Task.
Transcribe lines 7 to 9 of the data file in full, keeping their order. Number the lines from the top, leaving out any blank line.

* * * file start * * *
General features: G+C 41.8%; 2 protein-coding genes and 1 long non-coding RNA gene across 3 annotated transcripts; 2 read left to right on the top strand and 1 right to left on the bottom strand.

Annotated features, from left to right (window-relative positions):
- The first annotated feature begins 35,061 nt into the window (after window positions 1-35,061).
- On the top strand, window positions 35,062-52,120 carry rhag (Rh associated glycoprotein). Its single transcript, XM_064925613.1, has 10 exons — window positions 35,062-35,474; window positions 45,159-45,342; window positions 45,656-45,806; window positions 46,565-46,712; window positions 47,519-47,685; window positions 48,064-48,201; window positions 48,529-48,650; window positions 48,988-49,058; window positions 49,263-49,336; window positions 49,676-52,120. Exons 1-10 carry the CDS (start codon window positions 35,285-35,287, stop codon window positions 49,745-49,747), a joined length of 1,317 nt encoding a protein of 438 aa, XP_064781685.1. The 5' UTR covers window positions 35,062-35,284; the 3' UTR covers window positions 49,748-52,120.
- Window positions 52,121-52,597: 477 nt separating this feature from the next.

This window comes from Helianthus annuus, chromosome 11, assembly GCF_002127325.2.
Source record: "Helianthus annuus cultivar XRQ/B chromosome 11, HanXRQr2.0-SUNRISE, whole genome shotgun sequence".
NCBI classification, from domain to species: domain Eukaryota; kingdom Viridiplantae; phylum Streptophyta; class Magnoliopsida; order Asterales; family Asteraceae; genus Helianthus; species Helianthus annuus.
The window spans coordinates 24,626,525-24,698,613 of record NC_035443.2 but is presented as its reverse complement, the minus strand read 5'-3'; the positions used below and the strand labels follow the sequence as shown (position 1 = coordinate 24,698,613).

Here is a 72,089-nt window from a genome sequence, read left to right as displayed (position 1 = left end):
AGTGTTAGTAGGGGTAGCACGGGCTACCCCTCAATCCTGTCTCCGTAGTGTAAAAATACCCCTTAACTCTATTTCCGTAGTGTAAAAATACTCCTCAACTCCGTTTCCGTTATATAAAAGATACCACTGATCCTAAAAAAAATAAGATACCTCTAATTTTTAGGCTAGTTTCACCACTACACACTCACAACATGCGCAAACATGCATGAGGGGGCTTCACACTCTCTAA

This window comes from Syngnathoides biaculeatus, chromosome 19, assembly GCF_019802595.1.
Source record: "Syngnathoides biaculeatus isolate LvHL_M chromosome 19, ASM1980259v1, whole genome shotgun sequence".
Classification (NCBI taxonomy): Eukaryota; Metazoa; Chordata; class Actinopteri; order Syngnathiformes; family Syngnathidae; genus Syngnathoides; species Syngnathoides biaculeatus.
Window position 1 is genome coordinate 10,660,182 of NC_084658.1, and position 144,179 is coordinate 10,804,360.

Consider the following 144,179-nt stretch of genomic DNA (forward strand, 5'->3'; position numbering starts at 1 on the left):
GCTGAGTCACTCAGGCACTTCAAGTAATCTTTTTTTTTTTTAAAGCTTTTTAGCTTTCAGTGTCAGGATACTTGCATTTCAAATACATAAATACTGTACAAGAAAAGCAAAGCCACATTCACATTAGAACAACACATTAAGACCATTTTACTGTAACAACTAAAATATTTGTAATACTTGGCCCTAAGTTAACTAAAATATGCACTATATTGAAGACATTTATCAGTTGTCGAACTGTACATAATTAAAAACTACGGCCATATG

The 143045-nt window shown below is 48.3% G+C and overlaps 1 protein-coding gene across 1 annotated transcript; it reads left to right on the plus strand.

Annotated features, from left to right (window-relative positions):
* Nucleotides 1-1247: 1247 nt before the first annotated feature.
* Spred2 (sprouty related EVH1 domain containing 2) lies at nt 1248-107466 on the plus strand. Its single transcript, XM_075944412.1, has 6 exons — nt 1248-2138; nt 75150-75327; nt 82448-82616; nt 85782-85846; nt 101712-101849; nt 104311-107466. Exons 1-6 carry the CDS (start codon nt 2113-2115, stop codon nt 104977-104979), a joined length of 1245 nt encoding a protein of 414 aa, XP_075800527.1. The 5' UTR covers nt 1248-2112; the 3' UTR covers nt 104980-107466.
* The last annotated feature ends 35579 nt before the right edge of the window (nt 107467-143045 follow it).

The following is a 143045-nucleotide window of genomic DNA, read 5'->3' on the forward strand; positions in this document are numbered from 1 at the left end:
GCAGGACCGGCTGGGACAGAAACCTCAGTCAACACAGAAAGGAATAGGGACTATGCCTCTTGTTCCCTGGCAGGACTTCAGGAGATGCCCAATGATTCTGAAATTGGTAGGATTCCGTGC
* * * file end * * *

Source record: "Helianthus annuus cultivar XRQ/B chromosome 11, HanXRQr2.0-SUNRISE, whole genome shotgun sequence".
NCBI classification, from domain to species: domain Eukaryota; kingdom Viridiplantae; phylum Streptophyta; class Magnoliopsida; order Asterales; family Asteraceae; genus Helianthus; species Helianthus annuus.
The window spans coordinates 24,626,525-24,698,613 of record NC_035443.2 but is presented as its reverse complement, the minus strand read 5'-3'; the positions used below and the strand labels follow the sequence as shown (position 1 = coordinate 24,698,613).